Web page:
10. 10. Czobor et al.Table 4. Descriptive statistics for individual neurocognitive measures Bipolar sample (n ¼ 155a) Schizophrenia sample (n ¼ 250a)Neurocognitive measure Mean (SD) Q1–Q3b Mean (SD) Q1–Q3bD2 – letters minus errors 358.5c (98.5) 297–429 321.2c (96.7) 251–395Stroop–words only 89.6c (17.5) 76.5–102.0 79.1c (18.5) 68.0–91.0Stroop–colors only 59.7c (13.8) 49.0–69.0 53.7c (14.7) 43.0–64.0Trail Making A Time 43.7c (19.3) 31.0–52.0 51.0c (22.9) 34.0–61.0WAIS-R Digit Symbol Raw 44.3c (13.6) 34.5–55.0 38.8c (12.6) 30.0–46.0D2 Fluctuations 16.2 (7.0) 12.0–20.0 15.7 (7.2) 10.0–19.0WMS-R Digit Span Forward 7.3 (2.1) 6.0–9.0 7.1 (2.0) 6.0–8.0LNS Total Correct 12.0c (4.1) 10.0–15.0 10.5c (4.1) 8.0–13.0LNS Longest Item Passed 4.7 (1.1) 4.0–5.0 4.4 (1.3) 3.0–5.0WAIS-R Arithmetic Raw 8.9c (3.4) 6.0–11.0 7.8c (3.4) 5.0–10.0WMS-R Digit Span Backward 5.8 (2.4) 4.0–7.0 5.2 (2.0) 4.0–6.0WMS-R Log Mem Immed 19.9c (8.0) 13.0–25.0 16.1c (7.1) 11.0–21.0Ruff Figural Fluency Unique Designs 66.8 (24.9) 46.5–82.0 60.2 (21.0) 45.0–73.0COWAT Total Correct 33.7 (12.4) 24.0–43.0 31.7 (11.4) 24.0–39.0Animal Naming Total Correct 18.9c (6.8) 15.0–22.0 16.5c (5.8) 13.0–20.0WAIS-R Vocabulary Raw 40.2c (12.7) 30.0–49.0 34.1c (14.9) 21.0–45.0WAIS-R Comprehension Raw 15.9c (5.6) 11.0–20.0 13.9c (5.7) 9.0–18.0WAIS-R Similarities Raw 16.1 (4.7) 13.0–19.0 15.3 (5.4) 12.0–19.5WAIS-R Block Design Raw 22.6 (10.5) 15.0–29.0 19.7 (9.7) 12.0–25.0WAIS-R Picture Completion Raw 11.7 (3.9) 9.0–15.0 11.3 (4.1) 9.0–14.0WAIS-R Picture Arrangement Raw 8.6 (4.5) 5.0–12.0 7.4 (4.4) 4.0–10.0WMS-R Verbal Paired Association I 16.2 (5.0) 13.0–20.0 15.5 (4.7) 13.0–19.0WMS-R Verbal Paired Association II 6.6 (1.6) 6.0–8.0 6.5 (1.6) 6.0–8.0WMS-R Visual Paired Association I 12.0c (5.0) 8.0–17.0 10.1c (4.6) 7.0–14.0WMS-R Visual Paired Association II 4.8 (1.7) 4.0–6.0 4.5 (1.7) 3.0–6.0WCST Number of Perseverative Errors 21.0c (16.9) 7.0–33.0 31.2c (22.8) 16.0–38.0Finger Tapping Preferred 47.5c (9.8) 41.0–53.6 42.6c (9.9) 36.0–50.3Finger Tapping Non-Preferred 43.6c (8.9) 38.1–49.5 39.4c (9.4) 33.3–46.0Grooved Pegboard Preferred 99.0 (37.1) 73.5–114.5 111.1 (62.4) 77.0–119.0Grooved Pegboard Non-Preferred 116.7 (53.2) 80.0–136.0 125.4 (69.0) 90.0–133.0D2 ¼ Concentration Endurance Test; Stroop ¼ Stroop Color-Word Interference Test; LNS ¼ Letter Number Span Test; Log MemImmed ¼ Logical Memory (immediate recall); WAIS-R ¼ Wechsler Adult Intelligence Scale-Revised; WMS-R ¼ Wechsler MemoryScale-Revised; COWAT ¼ Controlled Oral Word Association Test.a Sample size may vary due to missing data.b Q1–Q3 ¼ Interquartile range.c Significant mean difference (p < 0.05, with Hochberg’s adjustment for multiple testing) between the 2 samples (ANOVA).analyses (n ¼ 156)]. In particular, the 6-factor (Table 4, last 4 rows) to the set of NC variablessolution in the SZ sample explained 67.8% of the that we used above, and repeated the exploratoryvariance. Furthermore, the individual factors factor analysis that we performed for the moreexplained a similar amount of variance in the SZ limited set of measures that did not include theas in the BPD sample, with the exception of the motor variables. Similar to our previous analyses,ideational fluency factor which was associated with the results indicated that the motor variables dida smaller amount of explained variance in the SZ not load on any of the 6 basic NC factors describedsample. The distribution of explained variance above. In addition, a single motor factor could notacross the 6 factors in the SZ sample was: be derived. Instead, based on the 4 variables thatAttention (15.0%), Working Memory (12.5%), we used for the analysis 2 independent smallVerbal Knowledge (11.7%), Non-Verbal Func- factors (containing 2 related variables only)tions (11.5%), Learning (10.7%) and Ideational emerged, 1 for motor speed (Finger TappingFluency (3.4%). Preferred and Non-Preferred hand, respectively) In addition to the above EFA analyses that and 1 for dexterity (Grooved Pegboard Preferredfocused on the same set of variables that we and Non-Preferred hand, respectively).included in our previous analyses in the SZ sample,similar to our published study, we explored Confirmatory factor analysiswhether a separate motor factor can be derivedin the BPD sample. For the purpose of this As mentioned in the methods, the CFA analysis setinvestigation, we added the 4 motor measures a priori definitions of the factor structure based on80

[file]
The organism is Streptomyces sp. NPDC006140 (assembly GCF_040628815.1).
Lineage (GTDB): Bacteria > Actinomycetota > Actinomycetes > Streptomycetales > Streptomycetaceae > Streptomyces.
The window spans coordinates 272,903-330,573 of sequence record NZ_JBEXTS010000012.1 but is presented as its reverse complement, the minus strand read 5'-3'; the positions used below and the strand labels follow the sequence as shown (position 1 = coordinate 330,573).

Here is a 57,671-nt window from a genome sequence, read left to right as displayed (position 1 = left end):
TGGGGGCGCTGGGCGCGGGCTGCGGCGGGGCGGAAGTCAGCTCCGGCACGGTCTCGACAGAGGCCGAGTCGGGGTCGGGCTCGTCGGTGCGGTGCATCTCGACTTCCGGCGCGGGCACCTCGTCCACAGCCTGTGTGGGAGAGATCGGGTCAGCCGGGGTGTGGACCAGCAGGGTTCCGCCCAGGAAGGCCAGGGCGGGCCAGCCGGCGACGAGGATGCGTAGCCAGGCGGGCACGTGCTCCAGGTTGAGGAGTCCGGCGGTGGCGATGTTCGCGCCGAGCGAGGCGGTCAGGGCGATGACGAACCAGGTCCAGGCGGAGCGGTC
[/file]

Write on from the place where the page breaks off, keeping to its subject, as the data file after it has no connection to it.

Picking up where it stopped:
11. 11. Neuropsychological symptom dimensionsour earlier findings from the SZ sample. In analysis conducted in the BPD and in the SZparticular, the CFA assumed a Ôsimple structureÕ: samples, respectively. As Table 5 shows, the resultsobserved NC variables were allowed to assume a were similar in both samples, suggesting configura-non-zero estimate only for 1 of the 6 underlying tional invariance across the 2 samples. In partic-constructs, for which they were considered as ular, the estimated loading coefficients reachedindicators. In other words, estimates of loadings statistical significance for each of the indicatorsof the individual NC variables were obtained for (observed NC variables) for each of the hypothe-their hypothesized factors only; loadings outside sized factors in both samples. We note, however,the underlying construct were not estimated that for 2 of the variables [Concentration Endur-(restricted to be 0). ance Test (D2) Fluctuations and Logical memory – Results of the CFA analysis indicated that the immediate recall (LMI)] the coefficients were lowcorrelated factor model (Model 2) which allowed (loading estimate <0.45) in both samples.correlations between the 6 underlying factors Since these findings suggested low indicatorprovided a significantly better fit to the data than reliability for these variables with respect to theirthe independent factor model (Model 1) (BPD underlying construct (Working Memory, for bothsample: chi-square ¼ 164.4, df ¼ 15, p < 0.0001; D2 Fluctuations and LMI), the above 2 variablesSZ sample: chi-square ¼ 663.3, df ¼ 15, were omitted from our final CFA model. The CFAp < 0.0001). Indices of overall model fit showed results based on this model indicated an improve-that GFI did not reach the recommended level in ment in the model fit indices. In the BPD sample,either of the 2 samples (BPD sample GFI ¼ 0.69; the GFI and the RMSA were 0.72 and 0.086SZ sample GFI ¼ 0.82); the RMSA values were respectively; in the SZ sample, the analogous0.094 and 0.074 in the BPD and the SZ samples, values were 0.84 (GFI) and 0.064 (RMSA),respectively. respectively. Although the GFI indices failed to Table 5 displays the estimated factor loadings for reach the recommended threshold, our final factorModel 2 (correlated factors) based on the CFA model was based on the restricted set of variablesTable 5. Confirmatory factor analysis estimates of factor loadings Bipolar sample Schizophrenia sampleFactor Neurocognitive measure Loading (SE) t-statistic* Loading (SE) t-statistic*Attention D2 – letters minus errors 0.69 (0.11) 6.19 0.75 (0.06) 12.18 Stroop-words only 0.58 (0.12) 4.98 0.78 (0.06) 12.88 Stroop-colors only 0.70 (0.11) 5.95 0.81 (0.06) 13.69 Trail Making A Time 0.69 (0.11) 6.24 0.65 (0.06) 10.21 WAIS-R Digit Symbol Raw 0.79 (0.11) 7.41 0.75 (0.06) 12.31Working memory D2 Fluctuations 0.34 (0.12) 2.83 0.23 (0.07) 3.26 WMS-R Digit Span Forward 0.63 (0.11) 5.74 0.59 (0.06) 9.16 LNS Total Correct 0.95 (0.09) 10.58 0.95 (0.05) 18.48 LNS Longest Item Passed 0.87 (0.10) 9.00 0.93 (0.05) 17.85 WAIS-R Arithmetic Raw 0.52 (0.12) 4.53 0.95 (0.06) 10.36 WMS-R Digit Span Backward 0.65 (0.11) 5.86 0.63 (0.06) 10.03 LMI 0.40 (0.12) 3.37 0.41 (0.07) 6.14Ideational fluency Ruff Figural Fluency Unique Designs 0.80 (0.11) 7.32 0.75 (0.07) 10.02 COWAT Total Correct 0.56 (0.12) 4.70 0.76 (0.07) 9.74 Animal Naming Total Correct 0.66 (0.11) 5.78 0.84 (0.05) 7.96Verbal knowledge WAIS-R Vocabulary Raw 0.86 (0.11) 7.74 0.85 (0.06) 14.43 WAIS-R Comprehension Raw 0.68 (0.12) 5.78 0.81 (0.06) 13.58 WAIS-R Similarities Raw 0.65 (0.12) 5.52 0.80 (0.06) 13.31Non-verbal functions WAIS-R Block Design Raw 0.70 (0.11) 6.18 0.79 (0.06) 12.62 WAIS-R Picture Completion Raw 0.64 (0.12) 5.51 0.72 (0.06) 11.24 WAIS-R Picture Arrangement Raw 0.73 (0.11) 6.43 0.74 (0.06) 11.64Learning WMS-R Verbal Paired Association I 0.61 (0.12) 5.19 0.75 (0.06) 11.87 WMS-R Verbal Paired Association II 0.76 (0.11) 6.97 0.74 (0.06) 11.58 WMS-R Visual Paired Association I 0.78 (0.11) 7.18 0.74 (0.06) 11.63 WMS-R Visual Paired Association II 0.68 (0.11) 5.95 0.72 (0.06) 11.15D2 ¼ Concentration Endurance Test; Stroop ¼ Stroop Color-Word Interference Test; LNS ¼ Letter Number Span Test; LMI ¼ LogicalMemory (immediate recall); WAIS-R ¼ Wechsler Adult Intelligence Scale-Revised; WMS-R ¼ Wechsler Memory Scale Revised;COWAT ¼ Controlled Oral Word Association Test.*p < 0.05 for all values in the column. 81